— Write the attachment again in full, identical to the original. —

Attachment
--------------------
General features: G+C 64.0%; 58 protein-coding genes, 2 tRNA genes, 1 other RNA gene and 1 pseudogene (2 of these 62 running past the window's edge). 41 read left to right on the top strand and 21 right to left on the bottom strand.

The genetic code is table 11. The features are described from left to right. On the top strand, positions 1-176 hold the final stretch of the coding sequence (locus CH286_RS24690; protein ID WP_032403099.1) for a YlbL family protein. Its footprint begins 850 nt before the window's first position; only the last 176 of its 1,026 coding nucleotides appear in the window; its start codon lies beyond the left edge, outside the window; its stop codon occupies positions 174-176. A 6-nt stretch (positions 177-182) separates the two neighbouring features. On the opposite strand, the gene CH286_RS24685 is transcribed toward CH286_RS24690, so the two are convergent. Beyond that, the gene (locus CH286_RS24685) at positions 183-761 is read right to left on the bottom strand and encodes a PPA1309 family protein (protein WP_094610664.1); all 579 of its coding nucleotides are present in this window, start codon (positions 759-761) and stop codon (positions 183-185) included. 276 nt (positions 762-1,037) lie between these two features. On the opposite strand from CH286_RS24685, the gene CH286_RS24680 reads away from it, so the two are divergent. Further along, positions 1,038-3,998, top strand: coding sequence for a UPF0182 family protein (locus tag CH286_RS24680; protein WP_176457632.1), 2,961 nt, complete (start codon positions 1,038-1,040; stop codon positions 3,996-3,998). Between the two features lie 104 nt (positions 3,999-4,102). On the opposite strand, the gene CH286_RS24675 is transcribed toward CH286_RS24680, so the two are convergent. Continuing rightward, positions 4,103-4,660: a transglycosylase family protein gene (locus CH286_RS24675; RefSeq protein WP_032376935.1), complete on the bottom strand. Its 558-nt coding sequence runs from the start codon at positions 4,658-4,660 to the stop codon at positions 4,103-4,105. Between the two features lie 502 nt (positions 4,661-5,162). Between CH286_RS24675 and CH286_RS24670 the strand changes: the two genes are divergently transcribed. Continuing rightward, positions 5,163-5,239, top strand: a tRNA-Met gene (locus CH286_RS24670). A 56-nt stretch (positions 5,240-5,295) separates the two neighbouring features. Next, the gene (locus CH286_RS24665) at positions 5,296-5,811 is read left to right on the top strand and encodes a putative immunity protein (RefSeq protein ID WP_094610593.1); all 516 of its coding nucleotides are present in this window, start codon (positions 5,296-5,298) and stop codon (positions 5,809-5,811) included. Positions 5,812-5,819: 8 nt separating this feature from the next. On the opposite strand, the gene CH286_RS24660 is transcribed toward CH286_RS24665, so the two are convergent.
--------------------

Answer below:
General features: G+C 64.0%; 58 protein-coding genes, 2 tRNA genes, 1 other RNA gene and 1 pseudogene (2 of these 62 running past the window's edge). 41 read left to right on the top strand and 21 right to left on the bottom strand.

The genetic code is table 11. The features are described from left to right. On the top strand, positions 1-176 hold the final stretch of the coding sequence (locus CH286_RS24690; protein ID WP_032403099.1) for a YlbL family protein. Its footprint begins 850 nt before the window's first position; only the last 176 of its 1,026 coding nucleotides appear in the window; its start codon lies beyond the left edge, outside the window; its stop codon occupies positions 174-176. A 6-nt stretch (positions 177-182) separates the two neighbouring features. On the opposite strand, the gene CH286_RS24685 is transcribed toward CH286_RS24690, so the two are convergent. Beyond that, the gene (locus CH286_RS24685) at positions 183-761 is read right to left on the bottom strand and encodes a PPA1309 family protein (protein WP_094610664.1); all 579 of its coding nucleotides are present in this window, start codon (positions 759-761) and stop codon (positions 183-185) included. 276 nt (positions 762-1,037) lie between these two features. On the opposite strand from CH286_RS24685, the gene CH286_RS24680 reads away from it, so the two are divergent. Further along, positions 1,038-3,998, top strand: coding sequence for a UPF0182 family protein (locus tag CH286_RS24680; protein WP_176457632.1), 2,961 nt, complete (start codon positions 1,038-1,040; stop codon positions 3,996-3,998). Between the two features lie 104 nt (positions 3,999-4,102). On the opposite strand, the gene CH286_RS24675 is transcribed toward CH286_RS24680, so the two are convergent. Continuing rightward, positions 4,103-4,660: a transglycosylase family protein gene (locus CH286_RS24675; RefSeq protein WP_032376935.1), complete on the bottom strand. Its 558-nt coding sequence runs from the start codon at positions 4,658-4,660 to the stop codon at positions 4,103-4,105. Between the two features lie 502 nt (positions 4,661-5,162). Between CH286_RS24675 and CH286_RS24670 the strand changes: the two genes are divergently transcribed. Continuing rightward, positions 5,163-5,239, top strand: a tRNA-Met gene (locus CH286_RS24670). A 56-nt stretch (positions 5,240-5,295) separates the two neighbouring features. Next, the gene (locus CH286_RS24665) at positions 5,296-5,811 is read left to right on the top strand and encodes a putative immunity protein (RefSeq protein ID WP_094610593.1); all 516 of its coding nucleotides are present in this window, start codon (positions 5,296-5,298) and stop codon (positions 5,809-5,811) included. Positions 5,812-5,819: 8 nt separating this feature from the next. On the opposite strand, the gene CH286_RS24660 is transcribed toward CH286_RS24665, so the two are convergent.